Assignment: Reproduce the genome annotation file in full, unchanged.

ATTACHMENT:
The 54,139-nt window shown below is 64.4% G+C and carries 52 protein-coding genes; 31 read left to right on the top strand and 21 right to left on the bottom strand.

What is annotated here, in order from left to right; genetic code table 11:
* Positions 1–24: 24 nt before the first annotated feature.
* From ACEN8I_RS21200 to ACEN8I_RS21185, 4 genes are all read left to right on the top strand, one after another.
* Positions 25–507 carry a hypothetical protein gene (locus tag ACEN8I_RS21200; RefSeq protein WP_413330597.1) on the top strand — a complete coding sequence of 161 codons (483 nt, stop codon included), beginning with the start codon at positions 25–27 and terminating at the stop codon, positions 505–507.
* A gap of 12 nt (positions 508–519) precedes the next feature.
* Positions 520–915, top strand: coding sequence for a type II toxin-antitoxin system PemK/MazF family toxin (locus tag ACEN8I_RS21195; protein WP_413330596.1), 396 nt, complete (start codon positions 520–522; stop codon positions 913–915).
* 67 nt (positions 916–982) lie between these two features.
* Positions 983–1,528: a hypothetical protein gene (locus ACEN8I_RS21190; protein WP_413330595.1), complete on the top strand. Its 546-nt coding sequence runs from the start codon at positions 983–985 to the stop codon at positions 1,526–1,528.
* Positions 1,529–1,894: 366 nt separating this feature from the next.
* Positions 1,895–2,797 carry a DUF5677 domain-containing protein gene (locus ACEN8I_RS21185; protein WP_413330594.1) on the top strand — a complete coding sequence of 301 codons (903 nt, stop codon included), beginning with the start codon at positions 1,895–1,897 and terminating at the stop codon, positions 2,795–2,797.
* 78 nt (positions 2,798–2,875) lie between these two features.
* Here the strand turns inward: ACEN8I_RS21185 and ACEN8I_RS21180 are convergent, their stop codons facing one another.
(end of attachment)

The 54,139-nt window shown below is 64.4% G+C and carries 52 protein-coding genes; 31 read left to right on the top strand and 21 right to left on the bottom strand.

What is annotated here, in order from left to right; genetic code table 11:
* Positions 1–24: 24 nt before the first annotated feature.
* From ACEN8I_RS21200 to ACEN8I_RS21185, 4 genes are all read left to right on the top strand, one after another.
* Positions 25–507 carry a hypothetical protein gene (locus tag ACEN8I_RS21200; RefSeq protein WP_413330597.1) on the top strand — a complete coding sequence of 161 codons (483 nt, stop codon included), beginning with the start codon at positions 25–27 and terminating at the stop codon, positions 505–507.
* A gap of 12 nt (positions 508–519) precedes the next feature.
* Positions 520–915, top strand: coding sequence for a type II toxin-antitoxin system PemK/MazF family toxin (locus tag ACEN8I_RS21195; protein WP_413330596.1), 396 nt, complete (start codon positions 520–522; stop codon positions 913–915).
* 67 nt (positions 916–982) lie between these two features.
* Positions 983–1,528: a hypothetical protein gene (locus ACEN8I_RS21190; protein WP_413330595.1), complete on the top strand. Its 546-nt coding sequence runs from the start codon at positions 983–985 to the stop codon at positions 1,526–1,528.
* Positions 1,529–1,894: 366 nt separating this feature from the next.
* Positions 1,895–2,797 carry a DUF5677 domain-containing protein gene (locus ACEN8I_RS21185; protein WP_413330594.1) on the top strand — a complete coding sequence of 301 codons (903 nt, stop codon included), beginning with the start codon at positions 1,895–1,897 and terminating at the stop codon, positions 2,795–2,797.
* 78 nt (positions 2,798–2,875) lie between these two features.
* Here the strand turns inward: ACEN8I_RS21185 and ACEN8I_RS21180 are convergent, their stop codons facing one another.